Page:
It may not be considered remarkable news when the head of an industry trade association steps down, but for fly fishers across America, this one’s different.
Ben Bulis, president of the American Fly Fishing Trade Association for the past nine years, announced his resignation this week. Bulis helped rejuvenate AFFTA, working to first save the annual International Fly Tackle Dealer Show and then to make it a very successful event for all within the fly-fishing industry, from manufacturers, guides, outfitters, dealers, retailers and the travel sector.
But Ben is also a strident conservationist with a savvy political head on his shoulders. He convinced the fly-fishing industry to become more involved and more invested in conservation. He was a frequent visitor to Washington, D.C., where he lobbied on behalf of dozens of conservation issues ranging from protecting Bristol Bay to the reauthorization of the Land and Water Conservation Fund to the defense of the Clean Water Rule. An avid angler in his own right, Ben understood one of most oft-overlooked components to successful fishing: intact habitat translates into good opportunity.
And he took it one step further. He was able to help many within the industry understand that protecting the best habitat that’s left, restoring habitat that has great potential and reconnecting rivers and streams was good business. Habit and opportunity go hand-in-hand. But they also work together to create economic activity.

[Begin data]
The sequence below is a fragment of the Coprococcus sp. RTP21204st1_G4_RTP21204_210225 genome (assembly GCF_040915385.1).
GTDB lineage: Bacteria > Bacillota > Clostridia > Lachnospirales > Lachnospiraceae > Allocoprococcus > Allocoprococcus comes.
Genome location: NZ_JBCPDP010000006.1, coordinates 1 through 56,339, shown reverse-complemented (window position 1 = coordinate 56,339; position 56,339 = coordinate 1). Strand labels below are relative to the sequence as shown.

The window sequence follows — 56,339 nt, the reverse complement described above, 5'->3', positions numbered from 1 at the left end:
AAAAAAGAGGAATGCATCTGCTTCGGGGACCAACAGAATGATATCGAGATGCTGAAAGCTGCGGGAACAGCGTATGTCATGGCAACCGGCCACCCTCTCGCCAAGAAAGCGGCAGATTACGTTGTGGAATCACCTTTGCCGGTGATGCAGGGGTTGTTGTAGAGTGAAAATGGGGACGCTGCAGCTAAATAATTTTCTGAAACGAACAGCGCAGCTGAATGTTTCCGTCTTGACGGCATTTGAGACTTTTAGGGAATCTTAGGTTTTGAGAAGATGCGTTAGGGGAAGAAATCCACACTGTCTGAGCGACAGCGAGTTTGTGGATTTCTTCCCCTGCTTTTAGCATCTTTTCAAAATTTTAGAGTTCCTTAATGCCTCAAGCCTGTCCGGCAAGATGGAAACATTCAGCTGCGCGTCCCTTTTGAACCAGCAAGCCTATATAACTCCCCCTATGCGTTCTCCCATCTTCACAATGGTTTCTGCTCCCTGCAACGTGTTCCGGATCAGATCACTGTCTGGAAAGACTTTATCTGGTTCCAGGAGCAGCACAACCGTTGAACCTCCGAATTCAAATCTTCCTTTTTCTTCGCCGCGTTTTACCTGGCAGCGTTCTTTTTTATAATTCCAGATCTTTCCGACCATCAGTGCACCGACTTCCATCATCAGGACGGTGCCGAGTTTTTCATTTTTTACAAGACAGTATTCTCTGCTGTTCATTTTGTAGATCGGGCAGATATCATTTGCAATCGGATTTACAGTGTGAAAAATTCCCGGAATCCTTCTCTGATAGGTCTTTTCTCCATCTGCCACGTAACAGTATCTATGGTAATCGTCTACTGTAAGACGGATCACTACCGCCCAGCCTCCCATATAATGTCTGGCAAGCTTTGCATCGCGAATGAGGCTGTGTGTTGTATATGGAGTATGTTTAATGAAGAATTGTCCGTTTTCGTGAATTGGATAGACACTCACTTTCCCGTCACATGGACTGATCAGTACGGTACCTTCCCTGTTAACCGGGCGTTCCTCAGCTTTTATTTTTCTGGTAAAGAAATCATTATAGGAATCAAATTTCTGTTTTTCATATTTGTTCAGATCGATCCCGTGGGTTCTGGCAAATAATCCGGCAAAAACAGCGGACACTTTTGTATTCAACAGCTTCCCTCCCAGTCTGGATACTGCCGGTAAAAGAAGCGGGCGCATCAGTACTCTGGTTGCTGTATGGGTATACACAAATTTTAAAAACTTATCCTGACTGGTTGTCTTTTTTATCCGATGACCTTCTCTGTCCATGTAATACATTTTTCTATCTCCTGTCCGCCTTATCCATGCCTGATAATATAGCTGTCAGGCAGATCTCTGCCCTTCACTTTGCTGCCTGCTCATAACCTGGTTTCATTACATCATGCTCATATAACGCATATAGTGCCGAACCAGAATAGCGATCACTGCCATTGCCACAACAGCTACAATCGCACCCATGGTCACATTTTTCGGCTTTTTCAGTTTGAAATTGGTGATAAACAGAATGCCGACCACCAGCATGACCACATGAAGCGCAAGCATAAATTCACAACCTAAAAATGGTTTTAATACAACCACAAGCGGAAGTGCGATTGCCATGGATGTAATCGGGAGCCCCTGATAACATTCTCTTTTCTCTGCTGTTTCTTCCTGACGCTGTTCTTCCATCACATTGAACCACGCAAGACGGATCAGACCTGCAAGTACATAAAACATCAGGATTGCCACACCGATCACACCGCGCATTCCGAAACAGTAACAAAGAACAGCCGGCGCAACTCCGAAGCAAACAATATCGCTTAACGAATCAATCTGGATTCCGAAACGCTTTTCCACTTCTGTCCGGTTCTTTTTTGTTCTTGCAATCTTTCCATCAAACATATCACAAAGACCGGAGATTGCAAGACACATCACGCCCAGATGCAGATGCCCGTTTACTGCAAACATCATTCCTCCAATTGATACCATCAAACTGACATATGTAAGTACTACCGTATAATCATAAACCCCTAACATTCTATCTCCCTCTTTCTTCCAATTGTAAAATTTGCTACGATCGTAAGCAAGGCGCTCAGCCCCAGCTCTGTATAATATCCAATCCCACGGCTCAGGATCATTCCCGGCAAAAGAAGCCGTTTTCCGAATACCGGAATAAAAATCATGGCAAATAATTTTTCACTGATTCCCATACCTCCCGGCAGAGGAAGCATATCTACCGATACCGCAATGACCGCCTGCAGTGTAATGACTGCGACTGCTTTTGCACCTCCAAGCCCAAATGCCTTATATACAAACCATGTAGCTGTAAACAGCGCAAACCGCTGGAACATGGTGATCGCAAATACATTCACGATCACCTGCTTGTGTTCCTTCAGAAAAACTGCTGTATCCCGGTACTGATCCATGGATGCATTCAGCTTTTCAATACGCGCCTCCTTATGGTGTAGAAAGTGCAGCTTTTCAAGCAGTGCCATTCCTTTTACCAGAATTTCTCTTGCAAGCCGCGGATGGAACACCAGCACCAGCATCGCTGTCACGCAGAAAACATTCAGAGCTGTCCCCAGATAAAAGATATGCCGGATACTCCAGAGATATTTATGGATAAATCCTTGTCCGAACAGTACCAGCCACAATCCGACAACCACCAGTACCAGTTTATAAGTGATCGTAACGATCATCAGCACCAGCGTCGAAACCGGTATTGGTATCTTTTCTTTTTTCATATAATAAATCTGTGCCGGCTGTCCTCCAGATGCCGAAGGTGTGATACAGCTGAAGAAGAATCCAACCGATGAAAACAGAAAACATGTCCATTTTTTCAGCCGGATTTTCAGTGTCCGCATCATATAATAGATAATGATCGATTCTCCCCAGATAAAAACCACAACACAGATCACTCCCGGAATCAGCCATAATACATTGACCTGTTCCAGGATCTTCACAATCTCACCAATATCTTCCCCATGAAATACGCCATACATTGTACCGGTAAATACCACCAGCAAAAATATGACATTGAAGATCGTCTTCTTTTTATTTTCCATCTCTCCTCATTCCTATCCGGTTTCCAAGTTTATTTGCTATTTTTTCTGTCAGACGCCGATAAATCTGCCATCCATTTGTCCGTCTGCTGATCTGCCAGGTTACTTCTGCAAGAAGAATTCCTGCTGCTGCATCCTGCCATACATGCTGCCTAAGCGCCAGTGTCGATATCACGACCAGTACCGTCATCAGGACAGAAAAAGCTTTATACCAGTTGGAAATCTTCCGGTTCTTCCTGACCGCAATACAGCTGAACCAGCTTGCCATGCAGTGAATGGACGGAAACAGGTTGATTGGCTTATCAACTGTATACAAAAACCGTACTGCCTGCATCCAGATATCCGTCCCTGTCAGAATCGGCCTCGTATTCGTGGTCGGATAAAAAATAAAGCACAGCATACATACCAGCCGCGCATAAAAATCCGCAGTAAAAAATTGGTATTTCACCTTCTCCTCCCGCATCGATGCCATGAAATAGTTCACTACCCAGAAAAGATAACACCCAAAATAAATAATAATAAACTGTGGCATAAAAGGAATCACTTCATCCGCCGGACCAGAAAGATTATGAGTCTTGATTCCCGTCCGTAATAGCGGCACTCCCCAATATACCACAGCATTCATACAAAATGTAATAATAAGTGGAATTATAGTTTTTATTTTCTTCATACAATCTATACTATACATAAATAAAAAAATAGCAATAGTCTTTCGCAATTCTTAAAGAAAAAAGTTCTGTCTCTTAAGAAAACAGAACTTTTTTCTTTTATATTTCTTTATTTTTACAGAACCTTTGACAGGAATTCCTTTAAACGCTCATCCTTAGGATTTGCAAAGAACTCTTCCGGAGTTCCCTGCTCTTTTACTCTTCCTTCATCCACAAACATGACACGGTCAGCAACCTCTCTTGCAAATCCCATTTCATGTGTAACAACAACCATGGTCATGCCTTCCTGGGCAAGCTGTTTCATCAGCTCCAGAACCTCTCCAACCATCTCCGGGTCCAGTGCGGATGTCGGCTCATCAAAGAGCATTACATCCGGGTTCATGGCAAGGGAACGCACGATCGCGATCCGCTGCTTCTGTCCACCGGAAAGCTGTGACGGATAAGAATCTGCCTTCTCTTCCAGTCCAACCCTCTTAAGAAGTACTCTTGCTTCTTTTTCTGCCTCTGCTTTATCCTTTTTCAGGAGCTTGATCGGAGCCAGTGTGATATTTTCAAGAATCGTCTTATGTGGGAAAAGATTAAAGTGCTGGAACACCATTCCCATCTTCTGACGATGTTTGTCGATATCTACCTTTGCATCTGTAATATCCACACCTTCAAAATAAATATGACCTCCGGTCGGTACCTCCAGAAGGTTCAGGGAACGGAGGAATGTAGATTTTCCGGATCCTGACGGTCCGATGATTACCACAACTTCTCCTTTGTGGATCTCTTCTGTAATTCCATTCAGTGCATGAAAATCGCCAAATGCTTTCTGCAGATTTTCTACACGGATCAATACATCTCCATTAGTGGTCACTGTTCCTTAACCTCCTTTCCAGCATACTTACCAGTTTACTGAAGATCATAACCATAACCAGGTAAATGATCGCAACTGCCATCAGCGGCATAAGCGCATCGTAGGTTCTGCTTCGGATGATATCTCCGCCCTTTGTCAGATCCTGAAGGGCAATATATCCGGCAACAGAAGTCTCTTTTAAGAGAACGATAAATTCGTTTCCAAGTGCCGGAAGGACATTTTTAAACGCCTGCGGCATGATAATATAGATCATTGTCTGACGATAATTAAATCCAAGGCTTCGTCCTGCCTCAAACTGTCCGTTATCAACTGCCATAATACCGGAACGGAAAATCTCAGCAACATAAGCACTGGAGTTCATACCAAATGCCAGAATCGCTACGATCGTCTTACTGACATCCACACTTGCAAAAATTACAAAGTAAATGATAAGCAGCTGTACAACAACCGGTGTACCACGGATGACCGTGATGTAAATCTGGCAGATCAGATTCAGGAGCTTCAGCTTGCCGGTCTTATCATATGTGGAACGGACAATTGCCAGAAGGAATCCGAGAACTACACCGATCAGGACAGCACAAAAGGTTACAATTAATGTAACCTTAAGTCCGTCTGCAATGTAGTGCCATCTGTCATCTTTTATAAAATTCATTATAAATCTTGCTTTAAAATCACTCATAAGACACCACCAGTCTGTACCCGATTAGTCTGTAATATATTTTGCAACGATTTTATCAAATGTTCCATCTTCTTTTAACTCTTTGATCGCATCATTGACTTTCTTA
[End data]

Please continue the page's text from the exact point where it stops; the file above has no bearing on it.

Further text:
I was fortunate enough to serve on the AFFTA board of directors some years back when Ben was still finding his way as the head of an industry association that often struggled with its efforts at relevance. I saw the work Ben put in to bring the movers and shakers in the fly-fishing industry together, and to get them all rowing in unison, in the same direction, for the common good of fly fishing (and, with my TU hat on, for the betterment of our trout and salmon fisheries). It wasn’t an easy task, but today, AFFTA is a trade association that punches above its weight when it comes to policy and influence, and that’s due to Bulis’ determination.
Here’s to Ben and whatever he decides to do next. And here’s hoping the AFFTA board can find a new executive director with some mighty big feet. He or she will have big shoes to fill.
If you’re interested, here’s the press release announcing Bulis’ resignation.